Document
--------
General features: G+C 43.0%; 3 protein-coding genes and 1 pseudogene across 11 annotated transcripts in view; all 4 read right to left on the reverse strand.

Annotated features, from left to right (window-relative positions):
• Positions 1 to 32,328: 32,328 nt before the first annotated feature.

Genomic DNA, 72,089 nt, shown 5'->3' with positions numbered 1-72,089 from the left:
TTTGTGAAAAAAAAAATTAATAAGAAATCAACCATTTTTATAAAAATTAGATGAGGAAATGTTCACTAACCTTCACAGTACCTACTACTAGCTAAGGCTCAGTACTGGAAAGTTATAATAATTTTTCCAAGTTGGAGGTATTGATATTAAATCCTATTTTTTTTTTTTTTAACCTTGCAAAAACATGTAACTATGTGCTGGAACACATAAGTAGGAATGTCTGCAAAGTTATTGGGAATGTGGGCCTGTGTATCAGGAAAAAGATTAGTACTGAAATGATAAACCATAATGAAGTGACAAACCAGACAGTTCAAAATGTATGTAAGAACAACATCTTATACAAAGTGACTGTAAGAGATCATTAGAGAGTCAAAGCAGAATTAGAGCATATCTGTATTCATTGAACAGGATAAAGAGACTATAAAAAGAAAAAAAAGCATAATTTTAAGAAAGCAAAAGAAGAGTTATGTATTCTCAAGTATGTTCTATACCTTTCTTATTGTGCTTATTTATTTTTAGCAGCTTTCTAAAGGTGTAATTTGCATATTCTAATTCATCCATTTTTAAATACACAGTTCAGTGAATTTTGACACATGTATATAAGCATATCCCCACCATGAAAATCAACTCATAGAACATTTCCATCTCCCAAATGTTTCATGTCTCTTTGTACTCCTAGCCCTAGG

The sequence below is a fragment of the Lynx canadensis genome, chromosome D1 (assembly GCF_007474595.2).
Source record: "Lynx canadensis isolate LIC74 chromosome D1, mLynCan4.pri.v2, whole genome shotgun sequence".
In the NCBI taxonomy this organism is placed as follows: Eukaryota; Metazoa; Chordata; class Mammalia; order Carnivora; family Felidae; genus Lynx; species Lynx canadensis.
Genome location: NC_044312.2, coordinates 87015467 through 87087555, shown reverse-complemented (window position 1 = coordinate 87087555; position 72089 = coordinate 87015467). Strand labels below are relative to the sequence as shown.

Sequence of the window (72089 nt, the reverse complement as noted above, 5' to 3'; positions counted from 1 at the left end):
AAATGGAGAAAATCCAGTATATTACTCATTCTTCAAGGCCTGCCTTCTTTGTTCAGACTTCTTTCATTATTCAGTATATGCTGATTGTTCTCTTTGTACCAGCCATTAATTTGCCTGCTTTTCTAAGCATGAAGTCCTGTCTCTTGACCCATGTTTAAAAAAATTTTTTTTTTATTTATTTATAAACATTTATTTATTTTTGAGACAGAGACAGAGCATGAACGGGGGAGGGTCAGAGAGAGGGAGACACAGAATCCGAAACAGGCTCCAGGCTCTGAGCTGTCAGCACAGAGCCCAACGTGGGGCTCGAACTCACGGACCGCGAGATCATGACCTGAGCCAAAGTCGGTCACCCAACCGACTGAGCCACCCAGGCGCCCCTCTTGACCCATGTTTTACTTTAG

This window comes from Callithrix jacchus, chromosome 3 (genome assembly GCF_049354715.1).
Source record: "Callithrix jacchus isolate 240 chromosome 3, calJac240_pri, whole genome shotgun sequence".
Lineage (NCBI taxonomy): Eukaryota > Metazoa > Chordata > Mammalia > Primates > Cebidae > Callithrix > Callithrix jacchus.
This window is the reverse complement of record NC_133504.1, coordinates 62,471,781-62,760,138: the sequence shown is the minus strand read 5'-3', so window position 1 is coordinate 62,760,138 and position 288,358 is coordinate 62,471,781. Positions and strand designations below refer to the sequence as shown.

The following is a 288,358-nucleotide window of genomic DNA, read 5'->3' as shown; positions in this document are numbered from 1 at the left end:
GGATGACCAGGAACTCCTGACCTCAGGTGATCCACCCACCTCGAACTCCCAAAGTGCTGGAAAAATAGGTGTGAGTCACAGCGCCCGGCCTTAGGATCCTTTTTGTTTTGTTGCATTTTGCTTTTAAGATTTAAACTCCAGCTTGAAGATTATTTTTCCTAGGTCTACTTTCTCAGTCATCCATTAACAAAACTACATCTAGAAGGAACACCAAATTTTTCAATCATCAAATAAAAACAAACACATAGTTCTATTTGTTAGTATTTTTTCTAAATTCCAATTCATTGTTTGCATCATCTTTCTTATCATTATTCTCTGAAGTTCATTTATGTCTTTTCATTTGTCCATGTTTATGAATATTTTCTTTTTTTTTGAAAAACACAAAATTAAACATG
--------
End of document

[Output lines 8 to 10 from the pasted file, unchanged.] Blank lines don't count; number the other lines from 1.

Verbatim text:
In the NCBI taxonomy this organism is placed as follows: Eukaryota; Metazoa; Chordata; class Mammalia; order Carnivora; family Felidae; genus Lynx; species Lynx canadensis.
Genome location: NC_044312.2, coordinates 87015467 through 87087555, shown reverse-complemented (window position 1 = coordinate 87087555; position 72089 = coordinate 87015467). Strand labels below are relative to the sequence as shown.

Sequence of the window (72089 nt, the reverse complement as noted above, 5' to 3'; positions counted from 1 at the left end):